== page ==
Book Presentation "Archaeological Museum of Thebes" | The "Museums Cycle” series
02 Dec '10

This year, the rich history and art of Boeotia from the Palaeolithic up to and including the Byzantine Era and the treasures that have on occasion been found in Boeotia’s soil come to life in the book funded and published by the John S. Latsis Public Benefit Foundation and Eurobank EFG, entitled ''The Archaeological Museum of Thebes''. This twelfth addition to ''The Museums Cycle'' series was presented at the ''Pallas Athena'' Building, the premises of the John S. Latsis Public Benefit Foundation, on Thursday, December 2, 2010.

In her speech, Marianna J. Latsis, noting the general context in which the current publication is being presented, underlined that

“maintaining a balance between the need to constantly display and promote Ancient Greek culture and the even more imperative need to variously support contemporary Greece, the John S. Latsis Public Benefit Foundation strives, every day, to adapt its activities to face the new challenges. We do not seek to make safe and obvious sponsorship choices that will simply boost the status and credibility of our Foundation. We are particularly interested in staying in touch with current events, and we are pursuing new and innovative ways of engaging the public in a two-way communication, frequently supporting groundbreaking programmes.”

She added that:

“The book we are presenting today, dedicated to the Archaeological Museum of Thebes, fits harmoniously with the Foundation’s objectives. I truly hope this volume will be of some small assistance to the renovated Archaeological Museum of the city of Thebes, which will very soon open its doors, in achieving both the recognition and the place it deserves in the mosaic of the archaeological museums of Greece.”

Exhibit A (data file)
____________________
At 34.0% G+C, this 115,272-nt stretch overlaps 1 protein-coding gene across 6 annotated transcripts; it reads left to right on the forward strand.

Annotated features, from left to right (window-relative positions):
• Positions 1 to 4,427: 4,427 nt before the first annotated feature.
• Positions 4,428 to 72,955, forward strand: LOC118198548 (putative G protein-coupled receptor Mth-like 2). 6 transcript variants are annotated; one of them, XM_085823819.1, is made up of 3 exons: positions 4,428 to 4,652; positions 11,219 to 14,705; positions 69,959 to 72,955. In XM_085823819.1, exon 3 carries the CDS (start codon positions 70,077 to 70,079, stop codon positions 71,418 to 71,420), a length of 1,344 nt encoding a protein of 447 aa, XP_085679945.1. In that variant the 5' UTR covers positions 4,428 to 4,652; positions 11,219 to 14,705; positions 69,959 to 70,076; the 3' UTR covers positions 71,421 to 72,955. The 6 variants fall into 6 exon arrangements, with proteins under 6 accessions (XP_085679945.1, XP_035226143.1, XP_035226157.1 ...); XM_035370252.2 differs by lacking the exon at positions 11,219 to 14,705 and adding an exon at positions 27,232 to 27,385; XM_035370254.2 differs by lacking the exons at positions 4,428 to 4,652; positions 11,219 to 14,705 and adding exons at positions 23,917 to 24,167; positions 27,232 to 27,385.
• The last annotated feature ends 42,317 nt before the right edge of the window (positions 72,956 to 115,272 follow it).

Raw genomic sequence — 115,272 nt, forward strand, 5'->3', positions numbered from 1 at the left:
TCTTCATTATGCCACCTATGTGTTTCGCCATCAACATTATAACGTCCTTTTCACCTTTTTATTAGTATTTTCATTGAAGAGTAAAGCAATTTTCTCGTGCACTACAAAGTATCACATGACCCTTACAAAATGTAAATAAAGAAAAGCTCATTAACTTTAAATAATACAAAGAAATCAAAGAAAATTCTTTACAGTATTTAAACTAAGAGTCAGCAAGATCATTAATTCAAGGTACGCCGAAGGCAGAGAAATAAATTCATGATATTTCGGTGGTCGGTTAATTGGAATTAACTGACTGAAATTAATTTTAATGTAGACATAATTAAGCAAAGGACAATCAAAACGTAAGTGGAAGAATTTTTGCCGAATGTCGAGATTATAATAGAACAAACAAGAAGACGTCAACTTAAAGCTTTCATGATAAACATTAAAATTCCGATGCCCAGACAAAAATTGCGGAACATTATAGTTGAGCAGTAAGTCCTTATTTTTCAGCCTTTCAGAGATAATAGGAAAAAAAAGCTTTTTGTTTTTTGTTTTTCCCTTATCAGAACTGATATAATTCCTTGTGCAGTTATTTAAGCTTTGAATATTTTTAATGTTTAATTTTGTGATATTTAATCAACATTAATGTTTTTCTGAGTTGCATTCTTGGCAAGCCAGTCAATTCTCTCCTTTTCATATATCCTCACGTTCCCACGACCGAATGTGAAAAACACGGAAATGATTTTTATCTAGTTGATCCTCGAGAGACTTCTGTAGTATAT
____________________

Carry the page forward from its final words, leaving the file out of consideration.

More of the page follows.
In his foreword to the book, Culture and Tourism Minister Pavlos Yeroulanos stressed that

“this book will contribute to the effort to highlight the wealth of the museum, in the hope that it will function as a supplement to the work of the re-exhibition, which will modernize the museum and make it more accessible to its public. This collaboration has enormous value because the way in which the world perceives who we are and what our identity is depends not only on contemporary Greek creation but also on the way we publicize our heritage.”

In his speech, Alternate Minister of Culture and Tourism Tilemachos Chytiris remarked that

“19th and 20th century Greece had two paths to follow to create its identity in the contemporary world. A journey through time, to the past, to ancient Greece and the legacy of its values (democracy, philosophy, art) and another path towards its future. These two paths, leading in opposite directions, are essentially one. Greece sustains the present and the future through its historical past as well. The present is in crisis. The past is unchanging and assists through its presentation and promotion. Apart from the efforts of the Ministry of Culture and Tourism, which correctly links culture with tourism, there exist members of the private sector, such as the John S. Latsis Public Benefit Foundation and Eurobank EFG, who contribute greatly to this effort.”

Eurobank EFG Chief Executive Officer Nikos Nanopoulos stressed that